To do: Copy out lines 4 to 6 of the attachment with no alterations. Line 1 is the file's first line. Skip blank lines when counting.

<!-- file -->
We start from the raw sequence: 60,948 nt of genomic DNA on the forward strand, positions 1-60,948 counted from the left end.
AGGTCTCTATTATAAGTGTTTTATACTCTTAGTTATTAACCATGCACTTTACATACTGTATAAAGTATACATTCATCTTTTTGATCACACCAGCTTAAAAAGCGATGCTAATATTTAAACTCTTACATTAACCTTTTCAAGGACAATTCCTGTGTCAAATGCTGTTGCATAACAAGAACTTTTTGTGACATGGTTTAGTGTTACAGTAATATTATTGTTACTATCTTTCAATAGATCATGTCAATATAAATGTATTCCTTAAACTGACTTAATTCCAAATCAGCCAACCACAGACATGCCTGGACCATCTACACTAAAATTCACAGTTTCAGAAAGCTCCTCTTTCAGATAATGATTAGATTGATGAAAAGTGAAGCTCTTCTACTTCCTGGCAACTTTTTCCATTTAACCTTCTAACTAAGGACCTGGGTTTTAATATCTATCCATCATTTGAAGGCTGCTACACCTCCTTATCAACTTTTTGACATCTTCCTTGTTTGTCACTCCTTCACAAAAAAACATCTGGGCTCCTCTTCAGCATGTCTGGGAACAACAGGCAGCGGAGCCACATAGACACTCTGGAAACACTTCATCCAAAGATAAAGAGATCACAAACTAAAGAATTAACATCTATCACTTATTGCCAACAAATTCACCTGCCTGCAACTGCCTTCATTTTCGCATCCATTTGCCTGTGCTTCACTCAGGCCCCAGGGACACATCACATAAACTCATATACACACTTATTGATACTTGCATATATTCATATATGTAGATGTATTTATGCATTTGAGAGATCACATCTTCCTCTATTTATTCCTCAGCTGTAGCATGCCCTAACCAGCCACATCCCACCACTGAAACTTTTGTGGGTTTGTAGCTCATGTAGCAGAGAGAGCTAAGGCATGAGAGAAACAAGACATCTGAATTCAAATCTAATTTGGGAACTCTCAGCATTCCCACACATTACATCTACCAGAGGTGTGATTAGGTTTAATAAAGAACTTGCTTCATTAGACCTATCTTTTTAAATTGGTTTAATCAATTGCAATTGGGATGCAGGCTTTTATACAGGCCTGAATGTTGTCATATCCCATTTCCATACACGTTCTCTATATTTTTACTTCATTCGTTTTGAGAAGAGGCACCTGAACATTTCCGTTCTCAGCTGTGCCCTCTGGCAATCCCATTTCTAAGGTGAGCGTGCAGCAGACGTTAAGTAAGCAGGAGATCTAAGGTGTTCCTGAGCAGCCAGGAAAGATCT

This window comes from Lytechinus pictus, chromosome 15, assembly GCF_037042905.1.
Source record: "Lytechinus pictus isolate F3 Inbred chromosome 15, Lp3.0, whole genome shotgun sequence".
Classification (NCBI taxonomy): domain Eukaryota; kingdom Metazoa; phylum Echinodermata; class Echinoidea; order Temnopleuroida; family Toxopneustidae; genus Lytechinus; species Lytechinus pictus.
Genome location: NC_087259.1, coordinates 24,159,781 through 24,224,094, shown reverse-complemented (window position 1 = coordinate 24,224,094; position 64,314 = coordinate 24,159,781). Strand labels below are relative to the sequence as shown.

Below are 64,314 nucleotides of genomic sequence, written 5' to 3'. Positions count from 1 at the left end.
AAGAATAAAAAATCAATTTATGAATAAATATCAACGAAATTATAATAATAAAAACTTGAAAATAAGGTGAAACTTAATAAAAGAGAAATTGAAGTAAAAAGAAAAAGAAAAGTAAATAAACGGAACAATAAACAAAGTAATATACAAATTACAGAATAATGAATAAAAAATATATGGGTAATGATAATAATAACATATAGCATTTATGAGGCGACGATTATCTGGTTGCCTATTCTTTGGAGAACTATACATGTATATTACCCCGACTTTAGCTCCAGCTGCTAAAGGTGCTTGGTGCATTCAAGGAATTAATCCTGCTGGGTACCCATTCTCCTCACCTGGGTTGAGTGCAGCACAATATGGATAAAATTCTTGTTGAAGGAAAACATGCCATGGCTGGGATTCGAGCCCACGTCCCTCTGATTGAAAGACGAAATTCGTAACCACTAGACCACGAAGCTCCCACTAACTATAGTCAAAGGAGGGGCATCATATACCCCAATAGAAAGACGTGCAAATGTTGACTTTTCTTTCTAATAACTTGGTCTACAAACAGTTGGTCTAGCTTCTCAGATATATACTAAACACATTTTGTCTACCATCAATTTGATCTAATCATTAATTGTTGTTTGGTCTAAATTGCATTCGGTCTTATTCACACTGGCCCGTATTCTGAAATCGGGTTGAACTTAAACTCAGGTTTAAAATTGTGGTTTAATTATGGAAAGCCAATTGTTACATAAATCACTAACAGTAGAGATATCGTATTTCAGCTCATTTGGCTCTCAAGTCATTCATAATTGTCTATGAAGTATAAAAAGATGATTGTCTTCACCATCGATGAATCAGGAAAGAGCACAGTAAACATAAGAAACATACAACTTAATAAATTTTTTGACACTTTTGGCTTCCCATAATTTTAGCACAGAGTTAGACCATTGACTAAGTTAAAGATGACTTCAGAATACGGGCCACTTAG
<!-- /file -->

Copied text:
Source record: "Lytechinus pictus isolate F3 Inbred chromosome 15, Lp3.0, whole genome shotgun sequence".
Classification (NCBI taxonomy): domain Eukaryota; kingdom Metazoa; phylum Echinodermata; class Echinoidea; order Temnopleuroida; family Toxopneustidae; genus Lytechinus; species Lytechinus pictus.
Genome location: NC_087259.1, coordinates 24,159,781 through 24,224,094, shown reverse-complemented (window position 1 = coordinate 24,224,094; position 64,314 = coordinate 24,159,781). Strand labels below are relative to the sequence as shown.